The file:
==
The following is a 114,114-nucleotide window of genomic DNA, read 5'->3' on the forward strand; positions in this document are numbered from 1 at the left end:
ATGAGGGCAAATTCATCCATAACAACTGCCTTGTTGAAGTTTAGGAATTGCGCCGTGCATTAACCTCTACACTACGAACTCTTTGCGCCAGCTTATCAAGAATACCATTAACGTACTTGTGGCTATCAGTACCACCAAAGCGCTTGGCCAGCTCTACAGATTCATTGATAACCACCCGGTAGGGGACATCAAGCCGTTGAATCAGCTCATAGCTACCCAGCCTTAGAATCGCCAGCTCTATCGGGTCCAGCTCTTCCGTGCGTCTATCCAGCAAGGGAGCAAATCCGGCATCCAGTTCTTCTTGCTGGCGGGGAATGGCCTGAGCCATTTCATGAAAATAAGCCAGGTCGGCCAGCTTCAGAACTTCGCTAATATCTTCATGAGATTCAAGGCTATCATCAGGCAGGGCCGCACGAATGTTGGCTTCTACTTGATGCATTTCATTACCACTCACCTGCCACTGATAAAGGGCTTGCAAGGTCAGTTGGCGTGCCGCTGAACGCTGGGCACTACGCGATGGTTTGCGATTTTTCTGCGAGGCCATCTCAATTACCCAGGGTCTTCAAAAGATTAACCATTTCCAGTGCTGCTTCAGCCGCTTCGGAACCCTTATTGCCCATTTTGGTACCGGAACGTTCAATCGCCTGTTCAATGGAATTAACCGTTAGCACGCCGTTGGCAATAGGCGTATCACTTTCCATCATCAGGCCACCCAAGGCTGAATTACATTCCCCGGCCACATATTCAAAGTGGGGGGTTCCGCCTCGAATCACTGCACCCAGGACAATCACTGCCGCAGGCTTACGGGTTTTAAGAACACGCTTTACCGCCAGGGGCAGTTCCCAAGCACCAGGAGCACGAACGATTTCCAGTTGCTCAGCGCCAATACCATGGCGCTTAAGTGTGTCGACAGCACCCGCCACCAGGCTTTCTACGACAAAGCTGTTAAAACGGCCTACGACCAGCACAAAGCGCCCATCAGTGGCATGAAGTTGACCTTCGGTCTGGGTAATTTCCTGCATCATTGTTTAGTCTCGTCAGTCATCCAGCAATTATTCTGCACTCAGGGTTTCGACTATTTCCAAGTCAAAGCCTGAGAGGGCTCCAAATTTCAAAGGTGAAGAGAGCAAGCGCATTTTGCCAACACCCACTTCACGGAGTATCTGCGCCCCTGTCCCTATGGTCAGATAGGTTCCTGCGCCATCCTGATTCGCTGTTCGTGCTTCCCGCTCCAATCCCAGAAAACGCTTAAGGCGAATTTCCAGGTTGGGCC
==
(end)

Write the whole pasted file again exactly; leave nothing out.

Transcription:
The following is a 114,114-nucleotide window of genomic DNA, read 5'->3' on the forward strand; positions in this document are numbered from 1 at the left end:
ATGAGGGCAAATTCATCCATAACAACTGCCTTGTTGAAGTTTAGGAATTGCGCCGTGCATTAACCTCTACACTACGAACTCTTTGCGCCAGCTTATCAAGAATACCATTAACGTACTTGTGGCTATCAGTACCACCAAAGCGCTTGGCCAGCTCTACAGATTCATTGATAACCACCCGGTAGGGGACATCAAGCCGTTGAATCAGCTCATAGCTACCCAGCCTTAGAATCGCCAGCTCTATCGGGTCCAGCTCTTCCGTGCGTCTATCCAGCAAGGGAGCAAATCCGGCATCCAGTTCTTCTTGCTGGCGGGGAATGGCCTGAGCCATTTCATGAAAATAAGCCAGGTCGGCCAGCTTCAGAACTTCGCTAATATCTTCATGAGATTCAAGGCTATCATCAGGCAGGGCCGCACGAATGTTGGCTTCTACTTGATGCATTTCATTACCACTCACCTGCCACTGATAAAGGGCTTGCAAGGTCAGTTGGCGTGCCGCTGAACGCTGGGCACTACGCGATGGTTTGCGATTTTTCTGCGAGGCCATCTCAATTACCCAGGGTCTTCAAAAGATTAACCATTTCCAGTGCTGCTTCAGCCGCTTCGGAACCCTTATTGCCCATTTTGGTACCGGAACGTTCAATCGCCTGTTCAATGGAATTAACCGTTAGCACGCCGTTGGCAATAGGCGTATCACTTTCCATCATCAGGCCACCCAAGGCTGAATTACATTCCCCGGCCACATATTCAAAGTGGGGGGTTCCGCCTCGAATCACTGCACCCAGGACAATCACTGCCGCAGGCTTACGGGTTTTAAGAACACGCTTTACCGCCAGGGGCAGTTCCCAAGCACCAGGAGCACGAACGATTTCCAGTTGCTCAGCGCCAATACCATGGCGCTTAAGTGTGTCGACAGCACCCGCCACCAGGCTTTCTACGACAAAGCTGTTAAAACGGCCTACGACCAGCACAAAGCGCCCATCAGTGGCATGAAGTTGACCTTCGGTCTGGGTAATTTCCTGCATCATTGTTTAGTCTCGTCAGTCATCCAGCAATTATTCTGCACTCAGGGTTTCGACTATTTCCAAGTCAAAGCCTGAGAGGGCTCCAAATTTCAAAGGTGAAGAGAGCAAGCGCATTTTGCCAACACCCACTTCACGGAGTATCTGCGCCCCTGTCCCTATGGTCAGATAGGTTCCTGCGCCATCCTGATTCGCTGTTCGTGCTTCCCGCTCCAATCCCAGAAAACGCTTAAGGCGAATTTCCAGGTTGGGCC